Permanent Delegation of
China to the WTO
(5 October 2011)


Effective
20 May 2011


Annex 1 (cont'd)




- 33 -


Country/
Member
State


Measure Source/Date Status


China Application of interim import tariffs on 33 HS tariff lines which
results in reductions (from 25% to 20%) on chestnuts
(HS 0802.40.90; 0802.90.20); (from 5% to 1%) light oils
(HS 2710.11.10); (from 9% to zero) petroleum oils
(HS 2710.19.11); (from 6% to zero) petroleum oils
(HS 2710.19.21); (from 6% to 1%) petroleum oils
(HS 2710.19.22); (from 12% to 6%) woven fabrics of cotton
(HS 5210.11.00; 5210.19.10; 5210.19.90; 5211.11.00; 5211.12.00;
5211.19.00; 5212.11.00; 5212.21.00); (from 10% to 5%) flax yarn
(HS 5306.20.00); (from 14% to 7%) tents and pneumatic
mattresses (HS 6306.29.10; 6306.29.90; 6306.40.10; 6306.40.90;
6307.10.00); (from 16% to 7%) pneumatic mattresses
(HS 6306.40.20); (from 14% to 10%) life-jackets and life-belts
(HS 6307.20.00); (from 1.5% to 1%) waste and scrap of nickel and
zinc (HS 7503.00.00; 7902.00.00); (from 3% to 1%) unwrought
zinc (HS 7901.11.10; 7901.11.90; 7901.12.00; 7901.20.00); (from
5% to 2%) radar apparatus (HS 8526.10.90); (from 20% to 15%)
spectacle lenses (HS 9001.40.10; 9001.50.10); (from 16% to 10%)
spectacles, goggles and the like (HS 9004.90.10); and (from 8% to
4%) other breathing appliances and gas masks (HS 9020.00.00)


Permanent Delegation of
China to the WTO
(5 October 2011)


Effective
1 July 2011


China Second batch of export quotas for coke (HS 2704.00.10)
(3.8 million tonnes)


Permanent Delegation of
China to the WTO
(17 October 2011)


Announced on
7 July 2011


China Second batch of export quotas for 11 rare earth minerals, i.e.
ammonium, tungsten, tin, silver, molybdenum for 2011 set at
15,378 tonnes (7,976 tonnes for same period in 2010). (WTO
Reporter (15 July 2011) said that annual volume of allowed
exports of rare earth minerals will total 30,184 tonnes (0.4% lower
than in 2010). A Decree dated 25 July 2011 is said to have reduced
production quotas (capped at 93,800 tonnes))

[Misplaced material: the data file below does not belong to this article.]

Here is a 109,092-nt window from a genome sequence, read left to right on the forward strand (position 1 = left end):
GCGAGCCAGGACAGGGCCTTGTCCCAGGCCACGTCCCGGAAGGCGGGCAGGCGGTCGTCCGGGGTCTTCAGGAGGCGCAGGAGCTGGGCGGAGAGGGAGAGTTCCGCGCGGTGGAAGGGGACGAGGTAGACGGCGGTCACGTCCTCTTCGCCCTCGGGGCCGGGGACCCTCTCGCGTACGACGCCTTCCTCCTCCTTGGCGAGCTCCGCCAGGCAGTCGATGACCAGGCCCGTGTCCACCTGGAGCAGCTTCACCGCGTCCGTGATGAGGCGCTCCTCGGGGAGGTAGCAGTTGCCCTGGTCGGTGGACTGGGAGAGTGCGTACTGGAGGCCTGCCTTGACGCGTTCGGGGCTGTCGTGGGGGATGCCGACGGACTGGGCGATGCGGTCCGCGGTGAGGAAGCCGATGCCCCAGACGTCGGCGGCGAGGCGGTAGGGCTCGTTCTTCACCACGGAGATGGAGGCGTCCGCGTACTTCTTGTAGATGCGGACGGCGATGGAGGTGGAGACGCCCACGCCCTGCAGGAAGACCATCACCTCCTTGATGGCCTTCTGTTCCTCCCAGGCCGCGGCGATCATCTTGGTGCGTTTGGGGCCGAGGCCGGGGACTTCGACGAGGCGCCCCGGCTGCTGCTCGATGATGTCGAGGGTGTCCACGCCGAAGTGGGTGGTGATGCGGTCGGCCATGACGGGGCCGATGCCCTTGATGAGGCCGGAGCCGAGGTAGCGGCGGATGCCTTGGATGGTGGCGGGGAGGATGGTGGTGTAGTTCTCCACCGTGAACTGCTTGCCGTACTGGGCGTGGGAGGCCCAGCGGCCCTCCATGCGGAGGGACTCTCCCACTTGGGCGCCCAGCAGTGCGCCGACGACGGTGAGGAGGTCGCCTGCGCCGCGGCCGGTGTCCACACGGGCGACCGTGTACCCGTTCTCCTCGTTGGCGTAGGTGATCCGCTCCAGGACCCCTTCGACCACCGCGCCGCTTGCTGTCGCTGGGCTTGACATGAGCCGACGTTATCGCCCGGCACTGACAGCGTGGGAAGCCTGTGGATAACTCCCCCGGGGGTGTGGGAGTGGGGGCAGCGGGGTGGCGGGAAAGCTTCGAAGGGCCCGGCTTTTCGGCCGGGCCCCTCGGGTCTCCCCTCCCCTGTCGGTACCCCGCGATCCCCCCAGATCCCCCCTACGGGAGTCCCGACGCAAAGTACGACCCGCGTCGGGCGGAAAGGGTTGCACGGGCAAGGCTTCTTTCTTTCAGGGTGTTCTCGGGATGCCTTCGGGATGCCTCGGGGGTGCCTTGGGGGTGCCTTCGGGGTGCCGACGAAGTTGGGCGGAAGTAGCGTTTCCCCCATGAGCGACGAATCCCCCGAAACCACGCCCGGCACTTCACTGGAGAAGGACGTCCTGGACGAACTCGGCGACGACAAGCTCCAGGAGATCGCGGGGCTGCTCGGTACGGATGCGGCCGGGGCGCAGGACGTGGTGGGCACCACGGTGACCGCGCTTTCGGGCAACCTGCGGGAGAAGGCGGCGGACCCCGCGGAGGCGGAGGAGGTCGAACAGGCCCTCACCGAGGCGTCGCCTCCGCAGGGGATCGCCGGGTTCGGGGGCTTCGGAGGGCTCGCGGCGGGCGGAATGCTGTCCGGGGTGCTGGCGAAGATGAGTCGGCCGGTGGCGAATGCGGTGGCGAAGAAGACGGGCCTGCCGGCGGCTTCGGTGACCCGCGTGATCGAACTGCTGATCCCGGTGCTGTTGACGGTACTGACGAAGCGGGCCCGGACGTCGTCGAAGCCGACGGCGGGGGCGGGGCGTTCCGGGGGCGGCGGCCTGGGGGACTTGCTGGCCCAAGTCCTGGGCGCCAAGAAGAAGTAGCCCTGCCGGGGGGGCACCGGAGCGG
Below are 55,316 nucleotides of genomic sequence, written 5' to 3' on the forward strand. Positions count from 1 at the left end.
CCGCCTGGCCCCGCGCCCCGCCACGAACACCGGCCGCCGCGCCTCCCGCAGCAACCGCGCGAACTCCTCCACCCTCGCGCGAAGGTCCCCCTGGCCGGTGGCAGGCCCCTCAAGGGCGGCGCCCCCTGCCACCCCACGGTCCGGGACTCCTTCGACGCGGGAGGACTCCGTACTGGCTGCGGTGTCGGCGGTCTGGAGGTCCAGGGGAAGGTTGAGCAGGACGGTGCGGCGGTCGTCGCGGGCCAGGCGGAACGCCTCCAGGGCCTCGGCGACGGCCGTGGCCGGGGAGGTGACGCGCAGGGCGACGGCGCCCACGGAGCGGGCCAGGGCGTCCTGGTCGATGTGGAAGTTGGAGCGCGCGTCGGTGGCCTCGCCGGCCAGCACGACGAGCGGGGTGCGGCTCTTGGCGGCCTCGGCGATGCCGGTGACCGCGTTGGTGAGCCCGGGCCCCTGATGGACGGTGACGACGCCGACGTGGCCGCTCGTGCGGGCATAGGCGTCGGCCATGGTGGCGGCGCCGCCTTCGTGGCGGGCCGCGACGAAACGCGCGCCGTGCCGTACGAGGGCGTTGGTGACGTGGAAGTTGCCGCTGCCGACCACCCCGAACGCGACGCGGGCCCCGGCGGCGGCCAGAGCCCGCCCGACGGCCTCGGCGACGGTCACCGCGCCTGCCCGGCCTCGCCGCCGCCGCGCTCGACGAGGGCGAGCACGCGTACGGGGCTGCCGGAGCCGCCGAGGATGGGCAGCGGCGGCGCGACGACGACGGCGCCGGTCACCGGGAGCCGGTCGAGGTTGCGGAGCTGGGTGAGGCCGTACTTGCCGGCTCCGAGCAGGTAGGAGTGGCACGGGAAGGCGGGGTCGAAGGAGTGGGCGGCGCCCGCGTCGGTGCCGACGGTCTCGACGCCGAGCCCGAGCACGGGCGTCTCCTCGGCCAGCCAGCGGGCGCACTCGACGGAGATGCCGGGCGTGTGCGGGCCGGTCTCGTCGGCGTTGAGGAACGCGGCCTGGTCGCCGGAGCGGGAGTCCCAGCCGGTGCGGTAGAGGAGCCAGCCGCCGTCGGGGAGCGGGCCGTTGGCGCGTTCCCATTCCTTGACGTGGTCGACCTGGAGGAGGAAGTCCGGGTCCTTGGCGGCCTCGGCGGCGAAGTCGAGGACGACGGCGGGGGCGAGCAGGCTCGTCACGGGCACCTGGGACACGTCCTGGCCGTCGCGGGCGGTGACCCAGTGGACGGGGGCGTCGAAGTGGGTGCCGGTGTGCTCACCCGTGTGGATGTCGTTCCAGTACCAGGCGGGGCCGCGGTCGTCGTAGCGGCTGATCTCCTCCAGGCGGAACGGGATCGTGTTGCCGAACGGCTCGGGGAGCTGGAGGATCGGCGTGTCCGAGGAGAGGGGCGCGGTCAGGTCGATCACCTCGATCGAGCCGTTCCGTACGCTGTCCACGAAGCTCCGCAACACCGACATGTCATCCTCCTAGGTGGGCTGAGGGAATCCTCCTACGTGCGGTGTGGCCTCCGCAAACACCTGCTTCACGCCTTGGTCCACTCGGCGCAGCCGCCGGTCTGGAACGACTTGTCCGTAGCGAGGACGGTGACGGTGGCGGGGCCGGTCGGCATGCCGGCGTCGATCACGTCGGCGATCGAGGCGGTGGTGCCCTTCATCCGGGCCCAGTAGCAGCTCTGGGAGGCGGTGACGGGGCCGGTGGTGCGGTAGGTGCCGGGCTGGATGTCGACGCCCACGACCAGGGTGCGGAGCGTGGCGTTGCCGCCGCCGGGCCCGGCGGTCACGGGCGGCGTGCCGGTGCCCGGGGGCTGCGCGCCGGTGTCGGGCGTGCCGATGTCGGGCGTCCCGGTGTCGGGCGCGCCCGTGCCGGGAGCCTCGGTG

Permanent Delegation of
China to the WTO
(17 October 2011) and
Press reports


Announced on
14 July 2011


China Second batch of export quotas for certain non-ferrous metals,
i.e. tungsten (6,280 tonnes), antimony (24,120 tonnes), silver
(2,265 tonnes), tin (7,097 tonnes), indium (93 tonnes), and
molybdenum (10,200 tonnes)


Permanent Delegation of
China to the WTO
(17 October 2011)


Announced in
July 2011


EU Termination on 11 May 2011 (without measure) of countervailing
investigation on imports of "biodiesel" - fatty-acid mono-alkyl
esters and/or paraffinic gasoil obtained from synthesis and/or
hydro-treatment, of non-fossil origin, in pure form or in a blend
containing by weight more than 20% of fatty-acid mono-alkyl
esters and/or paraffinic gasoil obtained from synthesis and/or
hydro-treatment, of non-fossil origin (HS 1516.20.98; 1518.00.91;
1518.00.99; 2710.19.41; 3824.90.91; 3824.90.97) from Singapore
(possible circumvention of countervailing measures of imports
from the United States imposed in 2009) (initiated on
11 August 2010)


WTO document
G/SCM/N/228/EEC,
14 October 2011




EU Termination on 11 May 2011 (without measure) of anti-dumping
investigation on imports of "biodiesel" - fatty-acid mono-alkyl
esters and/or paraffinic gasoil obtained from synthesis and/or
hydro-treatment, of non-fossil origin, in pure form or in a blend
containing by weight more than 20% of fatty-acid mono-alkyl
esters and/or paraffinic gasoil obtained from synthesis and/or
hydro-treatment, of non-fossil origin (HS 1516.20.98; 1518.00.91;
1518.00.99; 2710.19.41; 3824.90.91; 3824.90.97) from Singapore
(possible circumvention of anti-dumping measures of imports from
the United States imposed in 2009) (initiated on 13 August 2010)


WTO document
G/ADP/N/216/EEC,